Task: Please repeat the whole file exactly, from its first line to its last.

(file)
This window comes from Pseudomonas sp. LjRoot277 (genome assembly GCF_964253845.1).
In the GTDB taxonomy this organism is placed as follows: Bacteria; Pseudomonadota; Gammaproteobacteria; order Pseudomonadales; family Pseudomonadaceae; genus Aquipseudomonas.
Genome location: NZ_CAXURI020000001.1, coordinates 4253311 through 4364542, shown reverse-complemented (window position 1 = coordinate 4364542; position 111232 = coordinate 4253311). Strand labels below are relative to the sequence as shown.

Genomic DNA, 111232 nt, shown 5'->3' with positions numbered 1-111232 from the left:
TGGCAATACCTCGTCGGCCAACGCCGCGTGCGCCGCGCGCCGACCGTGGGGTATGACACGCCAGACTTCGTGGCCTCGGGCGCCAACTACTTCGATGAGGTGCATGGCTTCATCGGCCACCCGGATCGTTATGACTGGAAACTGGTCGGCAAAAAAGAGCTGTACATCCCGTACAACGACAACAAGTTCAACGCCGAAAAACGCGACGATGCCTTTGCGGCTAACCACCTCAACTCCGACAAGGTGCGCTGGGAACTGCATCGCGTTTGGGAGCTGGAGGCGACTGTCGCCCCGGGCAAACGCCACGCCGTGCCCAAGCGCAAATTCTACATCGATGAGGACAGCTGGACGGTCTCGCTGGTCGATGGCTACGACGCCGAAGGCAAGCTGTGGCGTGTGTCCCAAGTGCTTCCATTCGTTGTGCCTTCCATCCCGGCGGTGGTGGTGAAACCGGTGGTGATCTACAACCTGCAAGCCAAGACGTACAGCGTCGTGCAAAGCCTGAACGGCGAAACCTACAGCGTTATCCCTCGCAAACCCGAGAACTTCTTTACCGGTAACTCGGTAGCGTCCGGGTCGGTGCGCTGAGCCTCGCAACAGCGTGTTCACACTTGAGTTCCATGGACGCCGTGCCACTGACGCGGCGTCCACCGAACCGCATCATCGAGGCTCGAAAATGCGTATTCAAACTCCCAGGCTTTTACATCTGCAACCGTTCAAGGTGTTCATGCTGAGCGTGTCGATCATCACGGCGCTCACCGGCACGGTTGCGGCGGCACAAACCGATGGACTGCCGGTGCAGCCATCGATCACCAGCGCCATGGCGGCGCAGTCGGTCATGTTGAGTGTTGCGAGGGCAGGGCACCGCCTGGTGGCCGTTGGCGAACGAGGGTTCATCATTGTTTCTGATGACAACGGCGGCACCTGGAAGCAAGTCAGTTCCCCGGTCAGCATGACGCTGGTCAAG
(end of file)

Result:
This window comes from Pseudomonas sp. LjRoot277 (genome assembly GCF_964253845.1).
In the GTDB taxonomy this organism is placed as follows: Bacteria; Pseudomonadota; Gammaproteobacteria; order Pseudomonadales; family Pseudomonadaceae; genus Aquipseudomonas.
Genome location: NZ_CAXURI020000001.1, coordinates 4253311 through 4364542, shown reverse-complemented (window position 1 = coordinate 4364542; position 111232 = coordinate 4253311). Strand labels below are relative to the sequence as shown.

Genomic DNA, 111232 nt, shown 5'->3' with positions numbered 1-111232 from the left:
TGGCAATACCTCGTCGGCCAACGCCGCGTGCGCCGCGCGCCGACCGTGGGGTATGACACGCCAGACTTCGTGGCCTCGGGCGCCAACTACTTCGATGAGGTGCATGGCTTCATCGGCCACCCGGATCGTTATGACTGGAAACTGGTCGGCAAAAAAGAGCTGTACATCCCGTACAACGACAACAAGTTCAACGCCGAAAAACGCGACGATGCCTTTGCGGCTAACCACCTCAACTCCGACAAGGTGCGCTGGGAACTGCATCGCGTTTGGGAGCTGGAGGCGACTGTCGCCCCGGGCAAACGCCACGCCGTGCCCAAGCGCAAATTCTACATCGATGAGGACAGCTGGACGGTCTCGCTGGTCGATGGCTACGACGCCGAAGGCAAGCTGTGGCGTGTGTCCCAAGTGCTTCCATTCGTTGTGCCTTCCATCCCGGCGGTGGTGGTGAAACCGGTGGTGATCTACAACCTGCAAGCCAAGACGTACAGCGTCGTGCAAAGCCTGAACGGCGAAACCTACAGCGTTATCCCTCGCAAACCCGAGAACTTCTTTACCGGTAACTCGGTAGCGTCCGGGTCGGTGCGCTGAGCCTCGCAACAGCGTGTTCACACTTGAGTTCCATGGACGCCGTGCCACTGACGCGGCGTCCACCGAACCGCATCATCGAGGCTCGAAAATGCGTATTCAAACTCCCAGGCTTTTACATCTGCAACCGTTCAAGGTGTTCATGCTGAGCGTGTCGATCATCACGGCGCTCACCGGCACGGTTGCGGCGGCACAAACCGATGGACTGCCGGTGCAGCCATCGATCACCAGCGCCATGGCGGCGCAGTCGGTCATGTTGAGTGTTGCGAGGGCAGGGCACCGCCTGGTGGCCGTTGGCGAACGAGGGTTCATCATTGTTTCTGATGACAACGGCGGCACCTGGAAGCAAGTCAGTTCCCCGGTCAGCATGACGCTGGTCAAG